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Tesla is the most vulnerable it has been in a long time

There were times in the history of Tesla as an auto manufacturer that the company was in trouble. Getting a Model 3 out the door was a much bigger challenge than the company expected, and even the CEO said it was near bankruptcy.

But lately, times are again dark. Not because building cars is hard (it is), but because the can maker has a chief executive who is doing anything other than running the car company.

Tesla CEO Elon Musk recently purchased Twitter — and arguably way overpaid for — for reasons he only knows himself. At first it was about free speech, but his banning of satire accounts indicates that’s not the real reason. Then he said he wants to democratize journalism, as long as you pay him $8 a month.

It’s all quite a mess really. And for someone who expects his employees to work at the office at least 40 hours a week, it is unclear when Elon Musk has that time to run a social media network when he’s also running a car company and a tunneling company and a space company.

Shocking literally nobody, the stock market agrees. This article was written before the markets open, but for the last five days Tesla stock is down nearly 16%.

As long as the CEO of Tesla, who is also the primary stock bumper for the company, is off trying to not crash his $44 billion social network, expect there to be uncertainty for Tesla and Tesla stock.

How low would the stock need to go for an attempt at a hostile takeover? Is there anything worth taking over at Tesla?

Some of my colleagues would say that there is nothing worth having. The high volume cars are “built in tents,” they’ll say. But there is value in Tesla, and there are automakers who could take advantage of that if the share price dropped low enough.

First off the company has battery deals. When all you build are electric cars, you need to have a hold on battery production and raw material acquisition.

Next, and maybe even more importantly from a marketing standpoint, is that Tesla owns the world’s most reliable and robust DCFC network.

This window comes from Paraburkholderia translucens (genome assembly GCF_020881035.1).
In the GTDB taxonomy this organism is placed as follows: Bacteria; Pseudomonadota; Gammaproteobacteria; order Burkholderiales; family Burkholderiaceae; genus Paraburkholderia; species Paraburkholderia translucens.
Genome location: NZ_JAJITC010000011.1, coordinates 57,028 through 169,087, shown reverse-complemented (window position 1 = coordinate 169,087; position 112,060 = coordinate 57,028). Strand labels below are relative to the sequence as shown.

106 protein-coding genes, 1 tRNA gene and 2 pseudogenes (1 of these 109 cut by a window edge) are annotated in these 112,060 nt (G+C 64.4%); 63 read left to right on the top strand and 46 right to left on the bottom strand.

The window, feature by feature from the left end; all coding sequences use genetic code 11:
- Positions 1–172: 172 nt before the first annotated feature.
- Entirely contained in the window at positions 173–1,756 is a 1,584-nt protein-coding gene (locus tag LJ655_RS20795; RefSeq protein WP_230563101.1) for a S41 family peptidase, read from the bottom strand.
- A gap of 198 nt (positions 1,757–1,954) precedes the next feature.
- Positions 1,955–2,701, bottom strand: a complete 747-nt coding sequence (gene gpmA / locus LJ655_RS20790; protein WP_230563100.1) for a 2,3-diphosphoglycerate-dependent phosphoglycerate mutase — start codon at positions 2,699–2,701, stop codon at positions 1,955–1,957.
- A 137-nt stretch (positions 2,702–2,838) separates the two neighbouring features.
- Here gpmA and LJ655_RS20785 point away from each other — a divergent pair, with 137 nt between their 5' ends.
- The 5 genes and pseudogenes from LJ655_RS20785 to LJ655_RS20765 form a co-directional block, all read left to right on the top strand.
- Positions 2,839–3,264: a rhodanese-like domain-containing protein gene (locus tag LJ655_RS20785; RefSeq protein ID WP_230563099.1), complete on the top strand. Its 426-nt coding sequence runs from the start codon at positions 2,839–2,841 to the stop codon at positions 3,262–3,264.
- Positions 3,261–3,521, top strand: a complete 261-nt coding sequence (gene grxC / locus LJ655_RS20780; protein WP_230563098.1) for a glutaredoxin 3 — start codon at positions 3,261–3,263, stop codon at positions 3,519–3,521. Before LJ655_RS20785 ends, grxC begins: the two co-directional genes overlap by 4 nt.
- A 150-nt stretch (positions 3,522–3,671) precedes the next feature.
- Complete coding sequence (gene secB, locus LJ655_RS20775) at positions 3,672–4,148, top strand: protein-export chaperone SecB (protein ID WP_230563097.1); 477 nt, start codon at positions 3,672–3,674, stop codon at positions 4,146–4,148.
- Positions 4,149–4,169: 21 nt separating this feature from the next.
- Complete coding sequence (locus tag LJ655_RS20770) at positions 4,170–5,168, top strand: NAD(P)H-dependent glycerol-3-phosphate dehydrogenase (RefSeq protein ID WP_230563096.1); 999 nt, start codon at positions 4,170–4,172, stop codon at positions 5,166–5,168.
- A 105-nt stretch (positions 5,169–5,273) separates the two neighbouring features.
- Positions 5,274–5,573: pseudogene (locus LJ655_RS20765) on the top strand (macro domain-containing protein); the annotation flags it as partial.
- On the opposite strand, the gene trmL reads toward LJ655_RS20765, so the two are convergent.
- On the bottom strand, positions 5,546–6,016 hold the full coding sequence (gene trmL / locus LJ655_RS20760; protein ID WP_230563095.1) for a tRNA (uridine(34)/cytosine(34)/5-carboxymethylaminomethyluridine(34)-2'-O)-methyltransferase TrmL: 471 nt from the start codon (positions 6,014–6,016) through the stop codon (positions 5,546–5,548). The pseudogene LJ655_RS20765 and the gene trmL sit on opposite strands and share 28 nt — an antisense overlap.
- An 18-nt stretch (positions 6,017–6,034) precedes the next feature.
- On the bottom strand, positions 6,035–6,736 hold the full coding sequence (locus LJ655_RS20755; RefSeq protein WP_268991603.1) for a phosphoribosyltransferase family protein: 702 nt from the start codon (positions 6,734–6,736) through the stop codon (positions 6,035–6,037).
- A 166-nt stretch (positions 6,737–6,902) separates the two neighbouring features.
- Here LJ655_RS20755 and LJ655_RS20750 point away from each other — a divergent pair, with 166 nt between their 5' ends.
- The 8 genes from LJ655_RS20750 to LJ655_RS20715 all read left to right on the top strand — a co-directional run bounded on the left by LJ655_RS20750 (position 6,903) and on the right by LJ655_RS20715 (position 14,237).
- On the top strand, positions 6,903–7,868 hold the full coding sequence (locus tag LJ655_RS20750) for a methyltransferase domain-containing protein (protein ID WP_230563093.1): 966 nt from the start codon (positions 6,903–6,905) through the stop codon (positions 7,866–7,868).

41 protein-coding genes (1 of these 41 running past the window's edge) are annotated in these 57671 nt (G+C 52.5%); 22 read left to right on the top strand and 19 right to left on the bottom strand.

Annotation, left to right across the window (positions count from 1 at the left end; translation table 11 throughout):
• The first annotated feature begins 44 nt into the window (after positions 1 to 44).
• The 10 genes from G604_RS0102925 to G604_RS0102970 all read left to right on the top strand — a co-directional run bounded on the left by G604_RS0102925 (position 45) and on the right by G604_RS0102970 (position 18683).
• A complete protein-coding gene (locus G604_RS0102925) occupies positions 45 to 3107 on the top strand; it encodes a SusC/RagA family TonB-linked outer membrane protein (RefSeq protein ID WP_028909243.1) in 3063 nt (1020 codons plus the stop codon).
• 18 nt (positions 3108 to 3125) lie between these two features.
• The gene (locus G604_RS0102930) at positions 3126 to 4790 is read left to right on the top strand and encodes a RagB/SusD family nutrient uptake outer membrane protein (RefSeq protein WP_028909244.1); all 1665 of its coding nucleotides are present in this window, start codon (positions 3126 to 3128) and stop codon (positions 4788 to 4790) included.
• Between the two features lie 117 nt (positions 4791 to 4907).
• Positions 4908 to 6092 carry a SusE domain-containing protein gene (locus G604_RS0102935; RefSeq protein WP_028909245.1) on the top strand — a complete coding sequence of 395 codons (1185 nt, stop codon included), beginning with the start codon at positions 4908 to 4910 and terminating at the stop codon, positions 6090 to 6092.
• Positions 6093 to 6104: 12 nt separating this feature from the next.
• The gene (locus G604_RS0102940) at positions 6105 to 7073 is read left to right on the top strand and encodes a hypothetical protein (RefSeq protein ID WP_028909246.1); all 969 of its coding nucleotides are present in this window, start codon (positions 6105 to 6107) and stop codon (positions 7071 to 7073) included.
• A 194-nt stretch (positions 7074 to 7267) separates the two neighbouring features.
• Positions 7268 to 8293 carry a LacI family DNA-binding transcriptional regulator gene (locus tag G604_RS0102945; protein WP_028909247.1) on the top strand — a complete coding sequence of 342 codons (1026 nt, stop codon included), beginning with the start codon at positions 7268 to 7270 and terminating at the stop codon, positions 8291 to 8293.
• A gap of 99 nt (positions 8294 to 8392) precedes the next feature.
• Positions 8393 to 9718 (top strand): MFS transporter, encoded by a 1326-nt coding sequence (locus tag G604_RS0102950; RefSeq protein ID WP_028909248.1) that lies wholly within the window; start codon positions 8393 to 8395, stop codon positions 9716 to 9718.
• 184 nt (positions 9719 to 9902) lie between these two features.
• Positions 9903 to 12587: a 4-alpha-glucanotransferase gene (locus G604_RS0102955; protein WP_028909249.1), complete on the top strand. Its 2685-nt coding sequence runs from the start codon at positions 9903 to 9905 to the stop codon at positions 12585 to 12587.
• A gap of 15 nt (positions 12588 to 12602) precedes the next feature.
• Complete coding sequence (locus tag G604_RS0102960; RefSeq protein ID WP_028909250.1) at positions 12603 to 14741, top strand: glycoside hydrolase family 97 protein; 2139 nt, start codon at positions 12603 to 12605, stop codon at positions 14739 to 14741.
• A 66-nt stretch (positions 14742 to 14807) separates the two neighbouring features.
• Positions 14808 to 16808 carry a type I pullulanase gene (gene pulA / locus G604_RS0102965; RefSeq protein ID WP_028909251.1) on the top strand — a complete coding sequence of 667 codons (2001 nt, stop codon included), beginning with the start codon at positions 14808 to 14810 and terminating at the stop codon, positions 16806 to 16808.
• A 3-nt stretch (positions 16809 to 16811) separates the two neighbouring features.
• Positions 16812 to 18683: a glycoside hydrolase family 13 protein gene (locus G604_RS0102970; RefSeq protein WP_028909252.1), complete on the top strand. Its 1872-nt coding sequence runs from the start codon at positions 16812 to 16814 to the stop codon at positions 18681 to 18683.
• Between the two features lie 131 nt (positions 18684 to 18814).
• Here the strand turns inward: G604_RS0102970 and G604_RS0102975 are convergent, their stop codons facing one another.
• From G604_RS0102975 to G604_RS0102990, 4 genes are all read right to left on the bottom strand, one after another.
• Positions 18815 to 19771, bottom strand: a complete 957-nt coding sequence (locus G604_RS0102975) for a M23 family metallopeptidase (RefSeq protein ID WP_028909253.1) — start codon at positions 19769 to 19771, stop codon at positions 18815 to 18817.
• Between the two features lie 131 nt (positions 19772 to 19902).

Right now nobody delivers the charging reliability of Tesla’s Supercharger. Yes, you’d have to currently use Tesla’s proprietary connector to make it work, but if you owned the company you’d have access to the patents and technology to either adjust your cars or adapt to it.

We don’t have Ionity in the United States. In Europe the Ionity network is funded by nearly all the automakers. Everyone has some skin in the game, and motivation to deliver a solid charging experience. Nothing like that exists in the United States, except the Tesla Supercharger network.

So how cheap would Tesla’s stock have to go to make it a takeover prospect? While I do have an MBA, I’m not an expert in mergers and acquisitions. What I can say is that if the stock were to drop to say, $60 a share, that would make the company worth approximately $200 billion. There was a time earlier this year where Apple could’ve paid all cash for the company if it were worth that.

More importantly than all of that, though, is that the company is vulnerable. Other automakers should see this as an opportunity to gain ground on Tesla and challenge it for its dominance. Invest in more production. Invest in infrastructure directly. Get more aggressive in marketing.

Don’t sit back and act like Tesla doesn’t exist. That’s been the status quo for far too long. It benefits the consumers to have robust competition, and now is the time to step it up.

Written by Chad Kirchner
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